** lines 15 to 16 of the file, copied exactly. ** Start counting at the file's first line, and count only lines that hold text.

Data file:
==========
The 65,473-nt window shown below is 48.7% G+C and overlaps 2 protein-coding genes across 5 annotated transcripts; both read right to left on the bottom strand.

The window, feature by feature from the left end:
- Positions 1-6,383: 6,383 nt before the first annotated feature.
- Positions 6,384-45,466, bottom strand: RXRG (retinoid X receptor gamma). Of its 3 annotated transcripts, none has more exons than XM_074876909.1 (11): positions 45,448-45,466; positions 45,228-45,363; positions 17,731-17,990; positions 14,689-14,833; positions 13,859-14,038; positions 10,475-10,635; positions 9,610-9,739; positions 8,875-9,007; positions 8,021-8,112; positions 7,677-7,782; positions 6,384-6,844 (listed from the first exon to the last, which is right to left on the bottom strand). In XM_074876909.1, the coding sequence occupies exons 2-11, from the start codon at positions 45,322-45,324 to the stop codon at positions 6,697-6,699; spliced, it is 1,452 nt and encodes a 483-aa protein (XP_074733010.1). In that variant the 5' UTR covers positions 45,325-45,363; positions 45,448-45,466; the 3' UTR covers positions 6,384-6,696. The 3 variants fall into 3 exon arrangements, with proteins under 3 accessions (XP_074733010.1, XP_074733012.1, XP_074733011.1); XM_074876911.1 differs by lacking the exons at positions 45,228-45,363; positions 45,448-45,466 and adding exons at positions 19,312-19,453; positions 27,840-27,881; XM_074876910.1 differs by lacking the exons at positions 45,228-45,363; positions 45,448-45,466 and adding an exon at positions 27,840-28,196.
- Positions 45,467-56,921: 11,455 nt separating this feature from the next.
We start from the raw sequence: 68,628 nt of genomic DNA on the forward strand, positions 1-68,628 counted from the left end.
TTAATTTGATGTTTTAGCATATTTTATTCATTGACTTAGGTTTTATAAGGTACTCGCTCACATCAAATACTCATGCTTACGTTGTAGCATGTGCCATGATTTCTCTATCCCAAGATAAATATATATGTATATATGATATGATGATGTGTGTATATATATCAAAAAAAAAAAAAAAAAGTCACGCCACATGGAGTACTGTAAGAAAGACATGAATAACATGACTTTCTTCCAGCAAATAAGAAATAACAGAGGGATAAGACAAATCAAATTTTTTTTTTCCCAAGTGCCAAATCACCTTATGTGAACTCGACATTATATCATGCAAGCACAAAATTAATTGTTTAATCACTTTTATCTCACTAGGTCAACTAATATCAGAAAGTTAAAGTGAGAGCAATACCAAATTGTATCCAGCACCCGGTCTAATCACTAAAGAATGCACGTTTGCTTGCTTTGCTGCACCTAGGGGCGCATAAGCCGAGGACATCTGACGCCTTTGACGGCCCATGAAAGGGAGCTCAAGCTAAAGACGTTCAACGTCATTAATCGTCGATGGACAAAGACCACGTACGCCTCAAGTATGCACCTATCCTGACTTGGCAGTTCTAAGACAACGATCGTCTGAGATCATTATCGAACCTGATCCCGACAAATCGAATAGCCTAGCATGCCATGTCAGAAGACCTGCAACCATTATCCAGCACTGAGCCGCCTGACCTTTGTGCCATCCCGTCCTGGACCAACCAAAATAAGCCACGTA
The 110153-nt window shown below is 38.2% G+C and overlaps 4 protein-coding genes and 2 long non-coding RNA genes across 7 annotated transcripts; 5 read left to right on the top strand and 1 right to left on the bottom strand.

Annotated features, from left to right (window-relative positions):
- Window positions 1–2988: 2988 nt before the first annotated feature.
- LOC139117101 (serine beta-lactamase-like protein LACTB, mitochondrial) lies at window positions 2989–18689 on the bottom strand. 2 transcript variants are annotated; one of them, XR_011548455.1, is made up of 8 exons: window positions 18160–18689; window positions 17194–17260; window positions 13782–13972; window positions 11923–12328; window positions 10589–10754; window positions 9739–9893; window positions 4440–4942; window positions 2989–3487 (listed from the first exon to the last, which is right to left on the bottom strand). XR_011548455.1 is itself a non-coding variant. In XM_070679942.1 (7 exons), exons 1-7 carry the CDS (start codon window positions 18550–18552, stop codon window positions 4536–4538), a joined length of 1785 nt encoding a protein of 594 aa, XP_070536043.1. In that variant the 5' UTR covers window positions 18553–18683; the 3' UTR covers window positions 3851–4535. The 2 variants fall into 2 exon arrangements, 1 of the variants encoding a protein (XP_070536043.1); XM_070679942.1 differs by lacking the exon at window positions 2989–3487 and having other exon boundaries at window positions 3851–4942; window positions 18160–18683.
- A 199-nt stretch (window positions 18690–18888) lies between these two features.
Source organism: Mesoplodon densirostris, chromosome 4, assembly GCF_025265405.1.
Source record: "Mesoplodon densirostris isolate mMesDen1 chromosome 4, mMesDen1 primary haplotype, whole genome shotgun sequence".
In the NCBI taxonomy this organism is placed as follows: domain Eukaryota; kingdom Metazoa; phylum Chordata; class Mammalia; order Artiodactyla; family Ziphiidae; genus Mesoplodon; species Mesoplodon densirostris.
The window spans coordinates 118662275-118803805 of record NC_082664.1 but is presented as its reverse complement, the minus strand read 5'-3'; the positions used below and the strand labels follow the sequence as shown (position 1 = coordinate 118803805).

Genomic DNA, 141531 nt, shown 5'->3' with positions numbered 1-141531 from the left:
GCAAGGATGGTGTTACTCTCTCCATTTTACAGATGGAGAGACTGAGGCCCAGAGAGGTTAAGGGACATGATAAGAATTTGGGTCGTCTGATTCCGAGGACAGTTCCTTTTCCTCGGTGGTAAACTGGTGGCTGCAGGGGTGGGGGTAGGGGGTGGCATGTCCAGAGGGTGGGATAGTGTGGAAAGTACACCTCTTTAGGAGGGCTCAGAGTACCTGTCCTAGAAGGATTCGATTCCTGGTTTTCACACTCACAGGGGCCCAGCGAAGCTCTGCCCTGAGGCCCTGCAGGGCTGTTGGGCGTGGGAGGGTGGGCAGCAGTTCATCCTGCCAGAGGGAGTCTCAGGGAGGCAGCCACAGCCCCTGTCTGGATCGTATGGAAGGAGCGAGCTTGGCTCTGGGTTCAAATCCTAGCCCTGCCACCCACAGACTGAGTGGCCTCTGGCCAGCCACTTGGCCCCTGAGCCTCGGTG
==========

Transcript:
In the NCBI taxonomy this organism is placed as follows: domain Eukaryota; kingdom Metazoa; phylum Chordata; class Mammalia; order Artiodactyla; family Ziphiidae; genus Mesoplodon; species Mesoplodon densirostris.
The window spans coordinates 118662275-118803805 of record NC_082664.1 but is presented as its reverse complement, the minus strand read 5'-3'; the positions used below and the strand labels follow the sequence as shown (position 1 = coordinate 118803805).